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Agile education: P-Tech’s Pharmacy Technician program

Bill DeYoung



Approximately 30 pharmacy technicians graduate from the P-Tech program annually (photo: Pinellas Technical College)

The demands of business are changing at a higher velocity than ever before; meeting those demands requires innovative thinking from educators – agility is now the rarity factor that sets the bar. Historically, quality of learning drove value for institutions, but modern teaching technology and methodology, along with a sense of practicality and pace, and the ever-expanding needs of the workforce, have leveled the playing field. In our new series, Agile Education, we’ll explore some of the ways St. Pete schools are keeping up with the speed of the new economy.

Part one in a series.

Jeannie Pappas is a senior instructor in the Pinellas Technical College (P-Tech) Pharmacy Technician program. She’s been on the job for 23 years. “We teach them to do a job,” she explains. “We’re not teaching them something that they’re never going to use.”

Pharmacy technicians mix IV solutions for hospitals, compound medications, package and prepare medications for hospitals and retail pharmacies and work closely with pharmacists and nurses. And a whole lot more. A good pharmacy tech is key to the successful operation of any medical institution – and in Florida, with its steady elderly population, there is always a critical need for them. Florida, Pappas explains, is the largest health-care state in the nation.

“We recently had our local advisory board meeting for our program,” she says, “and all 20 advisors said they were in need of pharmacy techs. And that’s just the people that are on our advisory committee.”

It is a need that never goes away, she stresses. “Technicians work for less money than pharmacists do, so they’re utilizing technicians more and more these days.”

The P-Tech program is approximately one year of intensive, in –depth study of everything from chemistry to compounding to medical law. It includes internships at local pharmacies and hospitals. Upon successful completion of the program, the State Board of Pharmacy issues a technician’s license.

Andy Adrande, 19, is finishing up an internship at Northside Hospital. They’ve already offered him a full-time job.

Nineteen-year-old Andy Andrade will complete the P-Tech program at the end of May. He and his family moved to the area from their native Honduras two years ago, and he graduated from St. Pete High in 2017.

At first, he knew very little English. “I was a little sad because I didn’t understand,” Andrade says with a shy smile, “but that encouraged me to learn English, fast. So I could make friends, work and go to school and get good grades.”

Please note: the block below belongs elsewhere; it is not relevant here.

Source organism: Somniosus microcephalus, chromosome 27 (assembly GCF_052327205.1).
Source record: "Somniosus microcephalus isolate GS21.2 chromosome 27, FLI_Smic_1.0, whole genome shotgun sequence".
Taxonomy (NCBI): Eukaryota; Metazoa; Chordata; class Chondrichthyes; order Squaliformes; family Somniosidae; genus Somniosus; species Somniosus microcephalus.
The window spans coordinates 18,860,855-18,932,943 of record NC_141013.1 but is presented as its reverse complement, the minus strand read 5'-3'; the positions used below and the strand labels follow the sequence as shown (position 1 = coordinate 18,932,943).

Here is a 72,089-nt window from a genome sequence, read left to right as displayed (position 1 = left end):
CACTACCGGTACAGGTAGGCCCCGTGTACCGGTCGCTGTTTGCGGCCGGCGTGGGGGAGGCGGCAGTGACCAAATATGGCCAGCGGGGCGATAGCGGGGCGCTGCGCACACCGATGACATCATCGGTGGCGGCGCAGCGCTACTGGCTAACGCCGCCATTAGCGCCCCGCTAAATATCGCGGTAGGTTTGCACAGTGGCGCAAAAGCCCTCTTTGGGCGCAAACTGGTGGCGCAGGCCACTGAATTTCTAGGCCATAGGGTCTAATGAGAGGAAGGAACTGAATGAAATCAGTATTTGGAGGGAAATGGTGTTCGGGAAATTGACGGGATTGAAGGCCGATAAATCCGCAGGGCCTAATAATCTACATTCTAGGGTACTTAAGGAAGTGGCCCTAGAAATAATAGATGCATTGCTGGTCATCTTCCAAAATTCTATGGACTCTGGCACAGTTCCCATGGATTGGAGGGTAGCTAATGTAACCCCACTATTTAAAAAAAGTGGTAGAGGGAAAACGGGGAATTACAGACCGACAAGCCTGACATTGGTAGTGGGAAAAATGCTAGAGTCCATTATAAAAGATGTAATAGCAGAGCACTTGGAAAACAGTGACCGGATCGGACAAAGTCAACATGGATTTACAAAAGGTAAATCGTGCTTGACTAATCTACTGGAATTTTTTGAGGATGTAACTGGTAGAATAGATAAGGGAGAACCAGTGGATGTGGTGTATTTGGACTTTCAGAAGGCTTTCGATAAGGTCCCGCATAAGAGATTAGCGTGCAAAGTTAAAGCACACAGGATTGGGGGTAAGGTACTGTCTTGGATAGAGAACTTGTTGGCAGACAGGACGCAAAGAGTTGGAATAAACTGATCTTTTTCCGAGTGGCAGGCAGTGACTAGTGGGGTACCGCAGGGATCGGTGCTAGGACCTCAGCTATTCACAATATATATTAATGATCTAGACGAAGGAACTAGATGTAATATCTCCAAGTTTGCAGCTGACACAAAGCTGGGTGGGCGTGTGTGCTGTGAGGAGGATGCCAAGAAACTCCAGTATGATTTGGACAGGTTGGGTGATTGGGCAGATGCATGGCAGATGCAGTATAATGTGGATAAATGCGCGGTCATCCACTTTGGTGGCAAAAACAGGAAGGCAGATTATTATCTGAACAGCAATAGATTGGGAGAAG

He came from a family of teachers, and had always expected to pursue that profession, but leaving his homeland in a hurry – to escape the ongoing Honduran political and social turbulence – made that something of a question mark.

One day in school, during his junior year, he saw a friend wearing a P-Tech pharmacy tech scrubs. He asked about the program, and soon was talking with his high school counselor about getting into the program as a senior.

“I decided I wanted to do something in the medical field. Because I like to help people.  In pharmacy tech, we don’t treat patients but we actually help them, with medications.”

As a senior, Andrade spent the first three hours of every school day studying pharmacy tech at P-Tech, before returning to the St. Pete High campus for regular classes in the afternoon.

After a year of this dual enrollment, he graduated, and P-Tech became his life for just under another year.

He’s currently finishing up a lengthy internship at Northside Hospital, which has offered him a fulltime position (he’s accepted) once he has his license.

“I was surprised at all the work a pharmacy tech has to do,” Andrade says. “I remember a lady said to me ‘Don’t you basically just count pills?’ And I was like, you don’t know … just because we don’t see a patient – and because we don’t go to school for four years – you might think we don’t do that much. But in a retail pharmacy or in a hospital, we actually do a lot of things.”

Post-high school adults, explains Pappas, can finish the entire program in about one year. For Andrade, it took a little longer – he had to get that pesky high school degree out of the way first.

But it was worth it. He’s now a professional ready to enter the workforce. And who knows, he’s thinking, this could lead to an even bigger career in medicine … a doctor, maybe?

Andy Adrande says he looks forward to going to work each day. “You honestly feel like it’s your second family. It’s the same when you’re in the school. You never feel alone, I’ll say it that way.”

Learn more about Pinellas Technical College here.







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